Has the Worcester Economy Become Too Dependent on Meds + Eds?

Wednesday, December 04, 2013

Some economists say future job growth can't hinge on so-called “meds and eds” as those two sectors reach the end of their growth cycle.

Health care and education currently form an outsized share of the Worcester economy and employ one in six workers.

In its latest annual economic review earlier this year, the Worcester Regional Research Bureau reported the largest employment growth in Worcester over the past decade has been in education and health services.

Between 2001 and 2011, the two sectors saw an astounding 19.73 percent growth rate in employment, adding 7,138 jobs in the city of Worcester.


'Meds and Eds' currently Worcester's top employers

Down the line, however, small to midsize metropolitan areas like Worcester could see a decline in health care and higher education as those fields consolidate and “cluster” around a few world-class institutions.

The notion runs contrary to conventional wisdom that the sectors will continue to grow in response to an aging population and future economy predicated on a skilled, educated workforce.

“The colleges in Worcester, we have 10 colleges in the city, they're not moving any place,” said the research bureau's executive director, Roberta Schaefer. In terms of medicine, “Worcester is the center of health care in central Massachusetts.”

By the research bureau's reckoning, education and health services employed fully 44.82 percent of the city's civilian labor force in 2011 – a total 43,324 jobs.


Winners and losers in future fields' growth

But education faces challenges related to online learning and the rising cost of traditional college tuition, while overall health care spending continues along an unsustainable upward trajectory.

Last month in The Atlantic Cities, Richard Florida made the case that meds and eds are not themselves a viable source of economic development. An analysis in that piece by the Martin Prosperity Institute's Charlotta Mellander found health care and education made up a combined 15.76 percent of the metropolitan workforce in Worcester, contrasted to roughly 13 percent of total employment in metropolitans across the nation.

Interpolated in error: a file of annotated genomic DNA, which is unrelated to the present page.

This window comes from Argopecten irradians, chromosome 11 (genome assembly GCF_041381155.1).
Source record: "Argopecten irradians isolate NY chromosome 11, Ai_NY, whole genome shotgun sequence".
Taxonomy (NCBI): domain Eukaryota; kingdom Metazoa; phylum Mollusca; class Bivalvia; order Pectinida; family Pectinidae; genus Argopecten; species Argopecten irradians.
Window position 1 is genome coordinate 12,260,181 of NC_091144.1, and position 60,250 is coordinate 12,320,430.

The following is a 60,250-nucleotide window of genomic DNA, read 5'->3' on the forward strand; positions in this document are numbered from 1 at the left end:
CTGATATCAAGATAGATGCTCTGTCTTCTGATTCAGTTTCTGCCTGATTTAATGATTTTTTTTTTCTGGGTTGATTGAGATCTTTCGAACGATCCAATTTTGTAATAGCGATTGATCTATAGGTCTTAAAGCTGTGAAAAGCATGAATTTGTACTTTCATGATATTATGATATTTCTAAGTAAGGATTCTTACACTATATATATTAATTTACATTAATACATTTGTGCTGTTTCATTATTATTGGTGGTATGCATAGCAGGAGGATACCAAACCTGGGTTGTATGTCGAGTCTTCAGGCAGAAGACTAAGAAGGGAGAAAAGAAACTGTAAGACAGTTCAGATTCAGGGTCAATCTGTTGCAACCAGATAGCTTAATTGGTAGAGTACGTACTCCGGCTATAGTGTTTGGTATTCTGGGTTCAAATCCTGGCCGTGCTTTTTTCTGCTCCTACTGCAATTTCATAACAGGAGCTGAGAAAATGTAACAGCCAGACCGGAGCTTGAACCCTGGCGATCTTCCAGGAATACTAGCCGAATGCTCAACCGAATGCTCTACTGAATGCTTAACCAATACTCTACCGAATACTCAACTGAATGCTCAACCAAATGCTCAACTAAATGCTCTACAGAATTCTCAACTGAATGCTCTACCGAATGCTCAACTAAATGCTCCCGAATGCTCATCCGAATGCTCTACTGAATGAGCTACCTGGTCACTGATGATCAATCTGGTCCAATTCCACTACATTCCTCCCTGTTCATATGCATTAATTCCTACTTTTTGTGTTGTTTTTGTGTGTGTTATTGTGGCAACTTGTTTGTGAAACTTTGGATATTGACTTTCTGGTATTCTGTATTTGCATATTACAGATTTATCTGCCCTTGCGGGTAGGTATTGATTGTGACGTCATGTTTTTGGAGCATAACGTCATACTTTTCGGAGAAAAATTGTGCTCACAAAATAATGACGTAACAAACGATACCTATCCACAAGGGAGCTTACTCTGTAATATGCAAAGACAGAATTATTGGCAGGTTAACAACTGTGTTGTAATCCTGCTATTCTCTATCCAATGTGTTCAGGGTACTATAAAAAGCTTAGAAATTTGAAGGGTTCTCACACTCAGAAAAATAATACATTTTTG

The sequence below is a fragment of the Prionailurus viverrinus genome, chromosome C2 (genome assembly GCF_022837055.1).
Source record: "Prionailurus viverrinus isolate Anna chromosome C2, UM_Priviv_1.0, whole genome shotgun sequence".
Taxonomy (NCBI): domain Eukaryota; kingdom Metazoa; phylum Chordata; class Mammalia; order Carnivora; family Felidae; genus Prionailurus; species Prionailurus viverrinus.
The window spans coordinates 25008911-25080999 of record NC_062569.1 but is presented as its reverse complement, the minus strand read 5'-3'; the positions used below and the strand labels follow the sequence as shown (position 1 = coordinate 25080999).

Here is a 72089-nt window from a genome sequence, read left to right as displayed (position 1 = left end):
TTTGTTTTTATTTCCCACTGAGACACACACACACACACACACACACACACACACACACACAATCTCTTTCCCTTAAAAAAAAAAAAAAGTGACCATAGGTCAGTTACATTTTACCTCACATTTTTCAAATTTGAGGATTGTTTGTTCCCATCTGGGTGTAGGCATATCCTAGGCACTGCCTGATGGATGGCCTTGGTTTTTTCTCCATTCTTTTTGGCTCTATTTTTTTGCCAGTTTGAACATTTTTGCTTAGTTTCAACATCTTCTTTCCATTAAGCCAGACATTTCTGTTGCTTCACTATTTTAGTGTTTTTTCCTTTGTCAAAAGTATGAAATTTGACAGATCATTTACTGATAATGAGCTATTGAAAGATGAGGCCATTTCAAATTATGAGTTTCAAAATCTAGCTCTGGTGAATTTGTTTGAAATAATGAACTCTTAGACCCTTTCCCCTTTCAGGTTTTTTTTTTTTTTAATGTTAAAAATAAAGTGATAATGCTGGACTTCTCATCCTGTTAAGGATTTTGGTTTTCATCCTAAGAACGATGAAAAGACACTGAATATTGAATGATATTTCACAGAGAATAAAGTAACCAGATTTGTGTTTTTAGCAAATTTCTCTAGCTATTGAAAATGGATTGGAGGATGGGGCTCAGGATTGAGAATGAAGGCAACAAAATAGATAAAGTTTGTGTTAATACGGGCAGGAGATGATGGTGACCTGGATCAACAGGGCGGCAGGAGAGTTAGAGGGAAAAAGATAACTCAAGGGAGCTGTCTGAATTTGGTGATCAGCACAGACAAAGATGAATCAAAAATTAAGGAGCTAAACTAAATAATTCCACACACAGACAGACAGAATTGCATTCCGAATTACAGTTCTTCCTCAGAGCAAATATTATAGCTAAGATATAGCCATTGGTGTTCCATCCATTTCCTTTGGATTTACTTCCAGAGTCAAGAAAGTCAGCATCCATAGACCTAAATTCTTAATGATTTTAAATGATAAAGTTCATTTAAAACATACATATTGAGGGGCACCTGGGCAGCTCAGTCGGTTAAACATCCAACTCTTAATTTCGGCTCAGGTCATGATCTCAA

Disproportionately, some 16 colleges and universities are currently situated in the Worcester region, while the city's downtown alone boasts three primary care medical centers.

Florida, director of the prosperity institute at the University of Toronto's Rotman School of Management, maintains that while health care and education have been defined by substantial growth in past decades, the likely future for both industries is a greater concentration in fewer, larger cities and regions.

In a similarly veined New York Times editorial, Duke University business professor Aaron Chatterji said it was false to assume future growth around the health care and education fields. While the total number of jobs could grow, not all regions are likely to benefit.

As evidence of a disconnect between development and meds and eds, Mellander in her analysis found no positive correlation between employment levels in health care and education and that region's overall economic performance.


Local take: Meds and Eds will remain

The research bureau's Schaefer disagreed with the notion, pointing to consolidation of regional health services that has already occurred. “I'm not sure there can be any further consolidation given that people need access,” she said, “especially given that heath care will become more important, not less.”

Expansions past, present, and future

Despite some signs of a looming meds and eds bubble, local colleges and hospitals have continued to invest, including at Saint Vincent Hospital which recently opened its new downtown cancer center.

Other expansions are underway or recently completed at Massachusetts College of Pharmacy and Health Sciences, Worcester Polytechnic Institute, Worcester State University, and Quinsigamond Community College.

At the nexus of meds and eds, the University of Massachusetts Medical School opened its new $400 million Albert Sherman Center this past January.

“That's a pretty substantial investment,” said UMass Medical School's Jim Fessenden. With the new research and education facility, the medical school has continued to invest in its mission of educating the next generation of health care providers, he said. “As a part of a thriving academic health sciences center, this growth has been organic.”

Whether or not meds and eds continues to subsist, its current growth is not likely to be sustained.

“Now whether (health care and education) continues to present such a high proportion of our jobs, that may be another story,” Schaefer said.

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    FTE Count: 67,187

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    FTE Count: 1,584

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